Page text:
4 Takeaways from The Little Book of Restorative Justice for Sexual Abuse

By Anna Groff

I highly recommend
The Little Book of Restorative Justice for Sexual Abuse by Judah Oudshoorn, Michelle Jackett, and Lorraine Stutzman Amstutz. It is a short yet incredibly important book for all pastors and church leaders. It includes helpful definitions, process suggestions, and case studies. Following are four main points I took away after reading this book. Lorraine Stutzman Amstutz, one of the authors, is restorative justice coordinator for Mennonite Central Committee U.S.

1. Restorative justice puts victims’ safety and needs first. The book begins with this: Harms create needs —> Justice meets those needs —>True justice is healing. Restorative justice allows victims to say what they need first and be the primary drivers of any processes. This is “empowerment through choice,” according to the authors. It is crucial. Restorative justice does not prioritize reconciliation or forgiveness unless desired by the victims. The book offers examples of other needs of victims, such as being believed, having a voice, knowing the harm wasn’t their fault, and receiving permission to make mistakes throughout the healing process. There is also the misconception that restorative justice involves a face-to-face meeting with the victim and offender; this may not be safe or advisable in many situations.

2. Restorative justice process requires accountability and responsibility. Since safety is needed for potential future victims too, accountability for offenders requires safety plans, supervision, clear boundaries, and behavioral expectations. Lorraine Stutzman Amstutz said that depending on the situation, the offender may not yet be taking responsibility but he or she still needs to be held accountable. She shared the story of a man arrested in a sting operation who wanted to continue to fully participate in church life. The church leaders told Lorraine: “He said he doesn't want to do a supervision policy." Lorraine responded: “Then he cannot come to church. He’s clearly not ready or able to be held accountable by those who he is in community with.” Also, it can be tempting to put the needs of the offender in the forefront, and we may do this without even realizing it. For example, a well-intended pastor may spend hours talking with an offender or attending court hearings and yet fail to adequately reach out to the victim and his or her family. As Judith Lewis writes, “The victim asks the bystander to share the burden of pain.” While difficult, a restorative justice process effectively helps leaders focus their energy on the needs of the victim(s).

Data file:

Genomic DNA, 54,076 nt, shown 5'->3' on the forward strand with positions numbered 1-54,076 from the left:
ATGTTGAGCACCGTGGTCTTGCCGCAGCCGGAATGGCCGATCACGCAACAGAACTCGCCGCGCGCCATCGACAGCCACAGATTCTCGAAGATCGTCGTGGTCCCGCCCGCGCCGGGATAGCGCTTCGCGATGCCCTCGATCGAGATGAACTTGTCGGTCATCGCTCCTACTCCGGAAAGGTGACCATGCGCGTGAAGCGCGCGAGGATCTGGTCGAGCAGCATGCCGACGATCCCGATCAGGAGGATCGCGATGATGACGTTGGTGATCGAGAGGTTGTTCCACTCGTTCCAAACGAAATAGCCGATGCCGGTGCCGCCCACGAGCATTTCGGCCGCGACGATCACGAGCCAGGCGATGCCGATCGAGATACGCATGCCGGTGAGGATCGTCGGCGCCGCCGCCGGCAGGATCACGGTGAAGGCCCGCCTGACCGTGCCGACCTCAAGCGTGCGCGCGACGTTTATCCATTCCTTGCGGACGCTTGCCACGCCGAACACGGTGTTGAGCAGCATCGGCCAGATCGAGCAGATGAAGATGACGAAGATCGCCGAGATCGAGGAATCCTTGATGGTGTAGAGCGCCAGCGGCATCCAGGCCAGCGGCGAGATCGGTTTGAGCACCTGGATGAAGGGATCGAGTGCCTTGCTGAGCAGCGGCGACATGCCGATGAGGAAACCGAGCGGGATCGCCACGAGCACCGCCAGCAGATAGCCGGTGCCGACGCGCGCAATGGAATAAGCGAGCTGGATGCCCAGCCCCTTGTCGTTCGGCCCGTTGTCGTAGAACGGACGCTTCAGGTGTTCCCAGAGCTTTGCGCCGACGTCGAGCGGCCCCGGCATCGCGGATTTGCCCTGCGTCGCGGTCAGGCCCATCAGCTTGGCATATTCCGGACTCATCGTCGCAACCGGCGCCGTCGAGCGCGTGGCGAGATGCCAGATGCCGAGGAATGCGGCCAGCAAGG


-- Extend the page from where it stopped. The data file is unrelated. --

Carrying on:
3. The needs and humanity of everyone is acknowledged. During sexual abuse crisis, more than the primary victim and his or her family is affected. Others in the community who have been victimized in the past will be paying close attention to how the crisis in handled by those in leadership. The book emphasizes that these needs must also be attended to. Lisa Schrich addresses legal implications too, in her related article: “Processes involving family and community conferences to respond to victim’s needs should complement, not replace criminal justice processes. These processes recognize that sexual abuse disrupts entire communities and families, and that there may be other silent victims in the community.” In addition, the process distinguishes the offenses from the offender, which allows for possible healing while still holding the offender accountable. “Once people started treating me like a human being, I realized I better start acting like one,” said one offender in a support group. 

4. Finally, restorative justice brings awareness and works at prevention for communities. Communities themselves need healing from crisis. This can happen through meetings for questions, circle gatherings to hear harms and feelings, and problem-solving groups that discuss future planning. The book states that restorative justice can be used as a dialogue process for community groups even when those directly involved and/or offenders do not wish to participate. These meetings may prevent future abuse by acknowledging its prevalence and harmfulness. Victim-centered restorative justice brings abuse into the light by creating places to talk openly about it and take action to prevent it.